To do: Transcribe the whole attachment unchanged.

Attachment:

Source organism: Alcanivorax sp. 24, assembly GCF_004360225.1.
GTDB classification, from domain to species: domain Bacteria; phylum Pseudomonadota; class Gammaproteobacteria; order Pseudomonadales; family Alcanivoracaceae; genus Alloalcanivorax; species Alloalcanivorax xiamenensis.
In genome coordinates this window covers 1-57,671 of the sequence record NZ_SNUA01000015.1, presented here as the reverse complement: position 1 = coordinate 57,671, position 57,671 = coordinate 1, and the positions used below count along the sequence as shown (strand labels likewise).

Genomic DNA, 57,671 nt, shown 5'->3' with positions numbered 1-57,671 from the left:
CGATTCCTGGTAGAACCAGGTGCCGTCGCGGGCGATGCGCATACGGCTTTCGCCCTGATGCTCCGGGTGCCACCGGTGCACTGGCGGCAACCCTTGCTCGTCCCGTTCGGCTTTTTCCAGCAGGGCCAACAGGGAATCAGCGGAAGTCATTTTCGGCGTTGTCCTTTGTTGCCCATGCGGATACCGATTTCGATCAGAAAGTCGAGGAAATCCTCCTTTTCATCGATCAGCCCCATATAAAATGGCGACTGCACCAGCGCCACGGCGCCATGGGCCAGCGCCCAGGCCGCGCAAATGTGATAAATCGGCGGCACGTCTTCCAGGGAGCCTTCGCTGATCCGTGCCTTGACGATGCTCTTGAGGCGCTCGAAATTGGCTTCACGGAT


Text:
Source organism: Alcanivorax sp. 24, assembly GCF_004360225.1.
GTDB classification, from domain to species: domain Bacteria; phylum Pseudomonadota; class Gammaproteobacteria; order Pseudomonadales; family Alcanivoracaceae; genus Alloalcanivorax; species Alloalcanivorax xiamenensis.
In genome coordinates this window covers 1-57,671 of the sequence record NZ_SNUA01000015.1, presented here as the reverse complement: position 1 = coordinate 57,671, position 57,671 = coordinate 1, and the positions used below count along the sequence as shown (strand labels likewise).

Genomic DNA, 57,671 nt, shown 5'->3' with positions numbered 1-57,671 from the left:
CGATTCCTGGTAGAACCAGGTGCCGTCGCGGGCGATGCGCATACGGCTTTCGCCCTGATGCTCCGGGTGCCACCGGTGCACTGGCGGCAACCCTTGCTCGTCCCGTTCGGCTTTTTCCAGCAGGGCCAACAGGGAATCAGCGGAAGTCATTTTCGGCGTTGTCCTTTGTTGCCCATGCGGATACCGATTTCGATCAGAAAGTCGAGGAAATCCTCCTTTTCATCGATCAGCCCCATATAAAATGGCGACTGCACCAGCGCCACGGCGCCATGGGCCAGCGCCCAGGCCGCGCAAATGTGATAAATCGGCGGCACGTCTTCCAGGGAGCCTTCGCTGATCCGTGCCTTGACGATGCTCTTGAGGCGCTCGAAATTGGCTTCACGGAT